This partnering proved to be successful. The program soon began being broadcasted from British Columbia to Manitoba and received full endorsement by the EMMC in 1966. Friesen prepared weekly programs, usually 30 minutes in length, for 30 years. Retiring in 1991 Friesen still occasionally contributed on a volunteer bases for the next two years. In 1991 Ed Martens, a Saskatchewan Bergthaler minister, took on the work of programming and preparing weekly messages. The continued success of this programming was due in large part by Friesen’s and Marten’s gifted and vivid abilities to communicate the gospel message in Low German.
The EMMC established the Board of Radio Ministries to oversee and manage the Gospel Message radio program. It reported annually to the EMMC convention. An advertising agency in Winnipeg, Manitoba, assisted in finding air time on radio stations throughout the Americas. Local congregations or local committees often ensured financial support of their local radio station and representatives from the congregations distributed literature, sample recordings, and information on station times and call letters.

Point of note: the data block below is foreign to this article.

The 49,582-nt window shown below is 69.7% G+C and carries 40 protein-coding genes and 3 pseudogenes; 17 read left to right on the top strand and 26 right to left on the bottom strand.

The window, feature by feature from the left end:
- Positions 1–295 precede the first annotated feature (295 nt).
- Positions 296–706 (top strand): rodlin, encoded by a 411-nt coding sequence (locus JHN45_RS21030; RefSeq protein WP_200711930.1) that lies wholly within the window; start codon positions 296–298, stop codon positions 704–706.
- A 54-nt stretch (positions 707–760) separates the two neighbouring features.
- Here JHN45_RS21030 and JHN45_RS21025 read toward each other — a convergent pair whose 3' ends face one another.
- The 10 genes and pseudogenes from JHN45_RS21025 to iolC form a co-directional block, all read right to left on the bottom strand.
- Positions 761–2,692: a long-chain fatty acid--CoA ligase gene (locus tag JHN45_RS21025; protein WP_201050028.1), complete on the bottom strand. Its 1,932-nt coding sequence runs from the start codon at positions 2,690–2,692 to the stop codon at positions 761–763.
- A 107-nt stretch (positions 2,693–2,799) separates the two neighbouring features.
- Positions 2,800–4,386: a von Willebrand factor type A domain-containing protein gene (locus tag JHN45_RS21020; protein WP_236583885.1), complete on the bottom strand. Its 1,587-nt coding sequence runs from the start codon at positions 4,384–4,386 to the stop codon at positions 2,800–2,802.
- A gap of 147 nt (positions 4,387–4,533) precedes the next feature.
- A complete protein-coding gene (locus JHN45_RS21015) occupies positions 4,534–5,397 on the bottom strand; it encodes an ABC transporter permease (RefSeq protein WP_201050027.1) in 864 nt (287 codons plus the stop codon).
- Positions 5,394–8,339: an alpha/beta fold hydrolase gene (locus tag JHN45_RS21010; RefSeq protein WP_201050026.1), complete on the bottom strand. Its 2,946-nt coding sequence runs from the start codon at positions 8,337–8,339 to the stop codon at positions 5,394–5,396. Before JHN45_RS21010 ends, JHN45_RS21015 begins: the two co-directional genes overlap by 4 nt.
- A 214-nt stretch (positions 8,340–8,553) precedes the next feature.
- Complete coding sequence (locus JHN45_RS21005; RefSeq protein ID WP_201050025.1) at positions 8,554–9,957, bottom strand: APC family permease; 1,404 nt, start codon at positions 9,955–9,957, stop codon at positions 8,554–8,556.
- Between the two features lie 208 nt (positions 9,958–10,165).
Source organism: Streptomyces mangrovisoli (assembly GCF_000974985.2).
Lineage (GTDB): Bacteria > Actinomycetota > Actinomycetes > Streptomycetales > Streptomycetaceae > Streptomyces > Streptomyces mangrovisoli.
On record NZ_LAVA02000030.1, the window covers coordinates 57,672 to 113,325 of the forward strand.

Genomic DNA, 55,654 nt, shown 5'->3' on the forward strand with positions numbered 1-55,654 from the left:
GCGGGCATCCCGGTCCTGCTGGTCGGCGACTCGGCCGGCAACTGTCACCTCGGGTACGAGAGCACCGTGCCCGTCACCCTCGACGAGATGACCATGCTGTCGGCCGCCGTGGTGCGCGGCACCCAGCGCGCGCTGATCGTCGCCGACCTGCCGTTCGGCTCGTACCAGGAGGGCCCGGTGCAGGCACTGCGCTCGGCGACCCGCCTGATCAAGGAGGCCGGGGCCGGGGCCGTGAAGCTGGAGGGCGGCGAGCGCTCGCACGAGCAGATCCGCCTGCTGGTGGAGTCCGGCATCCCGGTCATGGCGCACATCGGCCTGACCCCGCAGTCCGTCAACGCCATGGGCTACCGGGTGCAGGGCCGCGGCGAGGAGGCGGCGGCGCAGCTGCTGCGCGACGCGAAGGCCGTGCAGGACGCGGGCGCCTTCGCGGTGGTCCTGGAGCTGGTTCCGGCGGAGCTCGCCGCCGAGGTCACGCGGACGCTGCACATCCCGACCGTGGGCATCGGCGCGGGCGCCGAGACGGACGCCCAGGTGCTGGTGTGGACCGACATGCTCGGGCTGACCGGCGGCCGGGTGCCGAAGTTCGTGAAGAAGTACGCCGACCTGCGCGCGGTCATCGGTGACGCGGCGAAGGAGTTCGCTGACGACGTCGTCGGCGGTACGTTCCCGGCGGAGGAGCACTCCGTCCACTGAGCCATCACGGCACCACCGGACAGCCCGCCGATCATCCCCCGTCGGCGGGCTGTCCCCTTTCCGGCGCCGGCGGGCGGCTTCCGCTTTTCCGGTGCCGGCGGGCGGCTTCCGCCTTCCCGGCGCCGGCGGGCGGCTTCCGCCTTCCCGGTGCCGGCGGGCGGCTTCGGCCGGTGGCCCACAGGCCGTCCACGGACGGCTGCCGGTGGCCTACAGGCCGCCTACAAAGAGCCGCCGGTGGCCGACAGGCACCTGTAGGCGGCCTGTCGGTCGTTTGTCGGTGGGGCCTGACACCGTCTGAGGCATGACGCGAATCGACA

In 1995 the EMMC opened the radio program to other Low German speaking Mennonite conferences. This drew the participation of the Saskatchewan Bergthaler and Manitoba Sommerfelder conferences. In preparation for the change in governance of the program, a careful financial audit was carried out that resulted in the discovery of serious financial irregularities. The manager responsible was dismissed and some funds were recovered. This delayed by a year the establishment of the new organization and board with the name Gospel Message Ministry (GMM). The new board, which began in 1997, had two members from the EMMC, two from the Manitoba Sommerfelder and one from Saskatchewan Bergthaler conferences.